Best Defense

Thomas E. Ricks' daily take on national security.

Best Defense comment of the day: Bullets and artillery of the Franco-Prussian War

You never know what a blog post will provoke. I was impressed with the level of detail in Lobot’s comment in response to my comment about Taliban weaponry outranging the U.S. Army’s in Afghanistan: This is very reminiscent of the Franco-Prussian War of 1870. The French were armed with the new Model 1866 Infantry rifle ...

wikipedia.org
wikipedia.org
wikipedia.org

You never know what a blog post will provoke. I was impressed with the level of detail in Lobot's comment in response to my comment about Taliban weaponry outranging the U.S. Army's in Afghanistan:

This is very reminiscent of the Franco-Prussian War of 1870. The French were armed with the new Model 1866 Infantry rifle (the Chassepot) that had an effective range of 1000 yards. Thoroughly outclassing the Prussian Dreyse Zündnadelgewehr, which was effective up to around 400-600 yards. State of the art in 1841, the needle rifle was showing its age by 1870. The French bullets, jacketed in linen instead of paper, were smaller (11mm as opposed to the Prussian 14mm). A French infantryman carried 105 rounds while his Prussian counterpart carried only 70. The Prussians, however, made up for this imbalance with tactics & modern, breech loading Krupps artillery. Also, the Sovs in Afghanistan found that often the main armament on their armored vehicles could not elevate high enough to be employed against the Muj in the mountains, the ZSU-23-4 ADA gun, with its -4° to +85° elevation, became a mainstay in the bronegruppa.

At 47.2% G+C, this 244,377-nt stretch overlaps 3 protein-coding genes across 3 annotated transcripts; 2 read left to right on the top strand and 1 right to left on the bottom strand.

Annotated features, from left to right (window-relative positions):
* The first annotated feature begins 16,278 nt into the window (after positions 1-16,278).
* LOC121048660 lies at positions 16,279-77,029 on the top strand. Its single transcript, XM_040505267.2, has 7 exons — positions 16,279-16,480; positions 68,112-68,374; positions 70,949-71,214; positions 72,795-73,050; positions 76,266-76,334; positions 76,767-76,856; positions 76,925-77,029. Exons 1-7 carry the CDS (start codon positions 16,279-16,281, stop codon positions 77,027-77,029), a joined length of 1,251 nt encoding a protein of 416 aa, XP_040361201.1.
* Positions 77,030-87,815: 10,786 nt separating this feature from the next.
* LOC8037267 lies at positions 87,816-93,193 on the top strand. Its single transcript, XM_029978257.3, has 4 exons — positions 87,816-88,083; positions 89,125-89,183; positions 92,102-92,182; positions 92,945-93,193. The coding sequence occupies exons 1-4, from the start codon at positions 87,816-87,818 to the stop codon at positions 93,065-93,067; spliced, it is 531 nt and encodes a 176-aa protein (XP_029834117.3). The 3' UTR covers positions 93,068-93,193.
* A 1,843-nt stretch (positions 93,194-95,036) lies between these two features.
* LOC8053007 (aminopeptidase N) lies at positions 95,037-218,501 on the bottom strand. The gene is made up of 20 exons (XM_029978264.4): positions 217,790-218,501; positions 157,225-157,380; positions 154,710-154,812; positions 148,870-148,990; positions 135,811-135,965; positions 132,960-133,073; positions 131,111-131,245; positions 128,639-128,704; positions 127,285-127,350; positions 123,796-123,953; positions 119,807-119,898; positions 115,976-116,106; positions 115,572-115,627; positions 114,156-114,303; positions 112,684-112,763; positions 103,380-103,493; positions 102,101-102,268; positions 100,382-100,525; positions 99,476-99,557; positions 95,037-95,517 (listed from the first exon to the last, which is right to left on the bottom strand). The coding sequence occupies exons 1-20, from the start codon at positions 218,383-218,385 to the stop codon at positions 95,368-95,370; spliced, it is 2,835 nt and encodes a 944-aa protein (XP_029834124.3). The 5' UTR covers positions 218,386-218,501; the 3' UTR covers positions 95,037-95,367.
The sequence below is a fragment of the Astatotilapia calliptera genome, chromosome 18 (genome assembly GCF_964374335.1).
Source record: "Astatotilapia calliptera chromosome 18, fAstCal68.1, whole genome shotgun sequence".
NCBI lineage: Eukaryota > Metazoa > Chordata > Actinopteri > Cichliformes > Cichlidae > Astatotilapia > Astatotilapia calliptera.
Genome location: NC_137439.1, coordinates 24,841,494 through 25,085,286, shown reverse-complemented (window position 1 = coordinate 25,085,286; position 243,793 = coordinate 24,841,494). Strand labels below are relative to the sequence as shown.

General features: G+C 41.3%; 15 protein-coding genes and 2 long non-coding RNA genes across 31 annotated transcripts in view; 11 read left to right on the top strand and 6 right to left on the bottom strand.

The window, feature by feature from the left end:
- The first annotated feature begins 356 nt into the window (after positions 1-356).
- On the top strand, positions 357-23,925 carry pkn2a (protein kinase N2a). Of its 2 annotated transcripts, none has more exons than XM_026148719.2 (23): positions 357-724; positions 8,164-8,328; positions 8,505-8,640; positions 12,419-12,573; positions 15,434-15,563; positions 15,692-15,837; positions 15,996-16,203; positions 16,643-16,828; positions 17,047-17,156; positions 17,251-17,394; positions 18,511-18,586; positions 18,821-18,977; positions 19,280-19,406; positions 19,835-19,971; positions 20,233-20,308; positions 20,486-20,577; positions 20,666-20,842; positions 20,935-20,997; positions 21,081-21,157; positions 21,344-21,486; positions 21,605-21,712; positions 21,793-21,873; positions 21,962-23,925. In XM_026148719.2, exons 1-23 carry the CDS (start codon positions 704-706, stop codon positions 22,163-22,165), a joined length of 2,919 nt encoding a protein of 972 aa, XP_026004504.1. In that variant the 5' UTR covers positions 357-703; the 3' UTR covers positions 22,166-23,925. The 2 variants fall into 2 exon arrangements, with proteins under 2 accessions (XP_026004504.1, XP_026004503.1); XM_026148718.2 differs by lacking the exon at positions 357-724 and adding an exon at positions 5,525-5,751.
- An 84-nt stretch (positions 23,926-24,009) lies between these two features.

You never know what a blog post will provoke. I was impressed with the level of detail in Lobot’s comment in response to my comment about Taliban weaponry outranging the U.S. Army’s in Afghanistan:

This is very reminiscent of the Franco-Prussian War of 1870. The French were armed with the new Model 1866 Infantry rifle (the Chassepot) that had an effective range of 1000 yards. Thoroughly outclassing the Prussian Dreyse Zündnadelgewehr, which was effective up to around 400-600 yards. State of the art in 1841, the needle rifle was showing its age by 1870. The French bullets, jacketed in linen instead of paper, were smaller (11mm as opposed to the Prussian 14mm). A French infantryman carried 105 rounds while his Prussian counterpart carried only 70. The Prussians, however, made up for this imbalance with tactics & modern, breech loading Krupps artillery. Also, the Sovs in Afghanistan found that often the main armament on their armored vehicles could not elevate high enough to be employed against the Muj in the mountains, the ZSU-23-4 ADA gun, with its -4° to +85° elevation, became a mainstay in the bronegruppa.

Thomas E. Ricks covered the U.S. military from 1991 to 2008 for the Wall Street Journal and then the Washington Post. He can be reached at ricksblogcomment@gmail.com. Twitter: @tomricks1

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